MUMBAI: Stampedes are a recurring form of man-made disasters. Be it religious gatherings, tourism centres or just a railway station, the elements of a stampede remain the same: huge crowds, narrow passages, a rumour, panic and then disaster.
The tragedy at the Elphinstone Road railway station in Mumbai on Friday followed the same course.
Experts have identified and recorded the situations that lead to stampedes. The website of the South Asian Disaster Knowledge Network explains the causes of a stampede with a ‘FIST’ model, an acronym for Force, Information, Space and Time.
The force of the crowd or the crowd pressure, information to which a crowd reacts, the space involved in the incident and time duration of the incident are the four factors that need to be controlled to avoid a stampede, experts say.
The police commissioner of Nashik, Dr Ravindra Singhal handled the Kumbh Mela at Nashik in 2003, when 48 people lost their lives in a stampede. Based on his experience, he wrote a book recording his observations on controlling crowds and avoiding stampedes. Here are 10 principles to control crowds and prevent stampedes.
1. Keep the crowd moving
This is the first principle of crowd control. Just keep everyone moving. For that to happen, the entry and exit gates must be kept free of any obstacles. Regular announcements, volunteer guides and signage help in that. The stampede at the Godavari Pushkarams in Rajahmundry in Andhra Pradesh in 2015 happened exactly because there were bottlenecks at the exit. The Mumbai stampede happened because several commuters stopped to stay out of the rain.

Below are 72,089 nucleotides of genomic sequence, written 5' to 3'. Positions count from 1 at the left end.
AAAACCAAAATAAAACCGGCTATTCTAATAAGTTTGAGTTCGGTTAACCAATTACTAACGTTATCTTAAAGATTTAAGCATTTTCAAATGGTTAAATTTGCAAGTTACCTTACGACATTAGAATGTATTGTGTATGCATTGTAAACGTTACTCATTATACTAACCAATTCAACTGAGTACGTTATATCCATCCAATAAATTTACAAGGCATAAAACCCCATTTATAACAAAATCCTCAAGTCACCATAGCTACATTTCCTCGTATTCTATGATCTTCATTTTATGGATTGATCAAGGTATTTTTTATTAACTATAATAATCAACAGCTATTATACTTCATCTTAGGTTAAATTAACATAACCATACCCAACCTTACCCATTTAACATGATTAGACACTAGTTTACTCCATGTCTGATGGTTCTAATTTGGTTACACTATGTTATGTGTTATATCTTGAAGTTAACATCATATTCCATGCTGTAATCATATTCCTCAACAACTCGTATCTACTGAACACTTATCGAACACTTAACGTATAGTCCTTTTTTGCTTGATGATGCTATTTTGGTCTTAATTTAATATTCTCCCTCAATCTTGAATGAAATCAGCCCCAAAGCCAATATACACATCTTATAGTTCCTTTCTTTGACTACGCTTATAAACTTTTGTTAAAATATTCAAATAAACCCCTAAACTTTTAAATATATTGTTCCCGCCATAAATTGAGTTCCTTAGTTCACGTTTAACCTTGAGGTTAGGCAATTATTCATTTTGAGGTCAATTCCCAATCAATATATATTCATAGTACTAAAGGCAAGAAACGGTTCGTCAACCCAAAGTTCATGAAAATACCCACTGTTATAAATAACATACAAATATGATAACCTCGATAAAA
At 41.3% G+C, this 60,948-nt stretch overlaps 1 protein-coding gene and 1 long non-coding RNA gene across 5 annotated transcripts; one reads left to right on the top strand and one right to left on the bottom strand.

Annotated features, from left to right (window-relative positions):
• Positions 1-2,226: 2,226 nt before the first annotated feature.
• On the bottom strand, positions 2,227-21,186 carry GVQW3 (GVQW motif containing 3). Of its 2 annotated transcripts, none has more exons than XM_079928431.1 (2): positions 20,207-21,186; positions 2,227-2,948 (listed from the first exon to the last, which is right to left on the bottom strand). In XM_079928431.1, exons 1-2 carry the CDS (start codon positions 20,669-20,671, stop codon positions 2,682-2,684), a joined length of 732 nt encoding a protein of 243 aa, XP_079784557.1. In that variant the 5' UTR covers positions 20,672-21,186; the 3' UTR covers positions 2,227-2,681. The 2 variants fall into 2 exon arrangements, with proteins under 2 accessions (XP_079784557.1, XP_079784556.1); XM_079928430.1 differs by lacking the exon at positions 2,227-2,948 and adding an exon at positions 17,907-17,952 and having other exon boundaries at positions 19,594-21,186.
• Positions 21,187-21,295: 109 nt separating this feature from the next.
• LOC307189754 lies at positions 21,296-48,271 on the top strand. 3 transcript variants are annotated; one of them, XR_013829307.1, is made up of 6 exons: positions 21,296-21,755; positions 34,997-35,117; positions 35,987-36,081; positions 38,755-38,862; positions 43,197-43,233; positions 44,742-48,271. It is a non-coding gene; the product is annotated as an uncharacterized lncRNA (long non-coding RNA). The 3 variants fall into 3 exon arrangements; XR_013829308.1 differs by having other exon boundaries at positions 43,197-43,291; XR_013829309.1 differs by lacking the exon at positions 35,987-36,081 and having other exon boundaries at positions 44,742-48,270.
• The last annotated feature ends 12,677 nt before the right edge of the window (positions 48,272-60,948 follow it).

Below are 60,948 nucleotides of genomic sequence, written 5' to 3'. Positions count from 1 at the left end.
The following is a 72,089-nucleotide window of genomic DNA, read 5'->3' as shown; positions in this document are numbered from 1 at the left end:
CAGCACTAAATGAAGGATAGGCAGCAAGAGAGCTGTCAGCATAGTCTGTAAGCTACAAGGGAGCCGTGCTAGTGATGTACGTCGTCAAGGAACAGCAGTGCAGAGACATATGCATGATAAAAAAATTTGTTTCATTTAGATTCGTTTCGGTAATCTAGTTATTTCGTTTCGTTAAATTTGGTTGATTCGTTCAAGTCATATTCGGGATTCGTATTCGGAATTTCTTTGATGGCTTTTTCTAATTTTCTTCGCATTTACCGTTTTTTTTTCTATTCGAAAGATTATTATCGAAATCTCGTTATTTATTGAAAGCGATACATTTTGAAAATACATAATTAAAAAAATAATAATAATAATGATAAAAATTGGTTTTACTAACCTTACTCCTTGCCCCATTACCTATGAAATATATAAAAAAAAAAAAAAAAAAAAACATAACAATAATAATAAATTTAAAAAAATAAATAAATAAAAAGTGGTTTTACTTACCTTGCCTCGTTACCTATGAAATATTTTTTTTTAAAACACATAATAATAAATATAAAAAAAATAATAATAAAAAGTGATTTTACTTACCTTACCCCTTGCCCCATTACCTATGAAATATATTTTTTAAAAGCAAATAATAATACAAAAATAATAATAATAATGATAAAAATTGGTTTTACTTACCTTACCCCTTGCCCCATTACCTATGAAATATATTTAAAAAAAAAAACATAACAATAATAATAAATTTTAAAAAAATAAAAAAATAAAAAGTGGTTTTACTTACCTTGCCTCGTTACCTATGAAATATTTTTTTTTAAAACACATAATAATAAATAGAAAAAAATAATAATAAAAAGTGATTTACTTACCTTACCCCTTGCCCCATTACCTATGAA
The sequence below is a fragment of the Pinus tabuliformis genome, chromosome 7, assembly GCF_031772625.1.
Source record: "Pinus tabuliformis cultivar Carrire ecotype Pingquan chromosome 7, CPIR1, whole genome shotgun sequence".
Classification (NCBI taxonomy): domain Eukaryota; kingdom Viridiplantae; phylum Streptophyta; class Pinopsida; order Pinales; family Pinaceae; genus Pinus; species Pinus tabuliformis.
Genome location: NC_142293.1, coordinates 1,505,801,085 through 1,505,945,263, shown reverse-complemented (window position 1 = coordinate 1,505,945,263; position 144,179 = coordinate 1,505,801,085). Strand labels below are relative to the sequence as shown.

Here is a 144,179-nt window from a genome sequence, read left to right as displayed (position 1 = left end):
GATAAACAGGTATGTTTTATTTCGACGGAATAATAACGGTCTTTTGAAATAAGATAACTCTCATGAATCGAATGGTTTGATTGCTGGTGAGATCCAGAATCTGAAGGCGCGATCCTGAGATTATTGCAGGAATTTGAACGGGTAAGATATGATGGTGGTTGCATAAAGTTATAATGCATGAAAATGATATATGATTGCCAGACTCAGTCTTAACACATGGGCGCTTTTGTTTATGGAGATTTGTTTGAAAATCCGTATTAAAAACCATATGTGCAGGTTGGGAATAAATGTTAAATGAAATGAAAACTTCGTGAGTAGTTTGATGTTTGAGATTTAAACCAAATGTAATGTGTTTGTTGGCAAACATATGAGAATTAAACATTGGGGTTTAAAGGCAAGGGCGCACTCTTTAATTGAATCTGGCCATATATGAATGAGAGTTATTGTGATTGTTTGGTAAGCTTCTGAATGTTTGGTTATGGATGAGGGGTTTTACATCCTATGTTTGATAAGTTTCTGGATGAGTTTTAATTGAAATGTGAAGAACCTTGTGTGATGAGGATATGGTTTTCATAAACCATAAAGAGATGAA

2. No surprises
Ensure that a streaming crowd does not confront a surprise. Even a person in the moving crowd stopping to tie his shoelaces can block the flow and lead to a stampede.
3. Crowd density
When eight people are pressed together and each has less than 1.5 sq. ft. to move in, it means that the crowd has reached a critical density level. At this point there is no space between people. In such a situation, shock waves, which cause individuals to move involuntarily, travel though the crowd.
4. Shock wave in a crowd
Crowds exert a tremendous force. Virtually all crowd deaths are due to compressive asphyxia and not trampling. Evidence of bent steel railings after fatal crowd incidents show the strength of this force. These forces are due to pushing and the domino effect of people leaning against each other.
Experts who have studied crowd mentality in a stampede divide them into two types: one type is called ‘craze’ where the crowd is attracted to one single object. For example, the 2014 incident in Mumbai in which 18 people died in a stampede after the death of Dawoodi Bohra leader Muhammad Syedna at Malabar Hill.
These are crowds that are running away from an object. For example, in the 1981 stampede at Qutub Minar in Delhi, 45 people died when the crowd tried to run towards the door after an electricity failure.
7. How crowds think
The study of stampedes underlines the fact that people are less wise whilst in the crowd.
8. Balance of the crowd
As crowds can react in a berserk manner even the slightest provocation can topple the balance of the crowd.
9. Crowds can’t handle situations
The crowds that have lost their balance are unable to handle the situation.
10. Just me and mine
When a crowds goes through the stages described above, just ahead of the disaster all social bonds break away and people start thinking only themselves, their own existence. This leads to loss of control over their actions and ultimately leads to a stampede.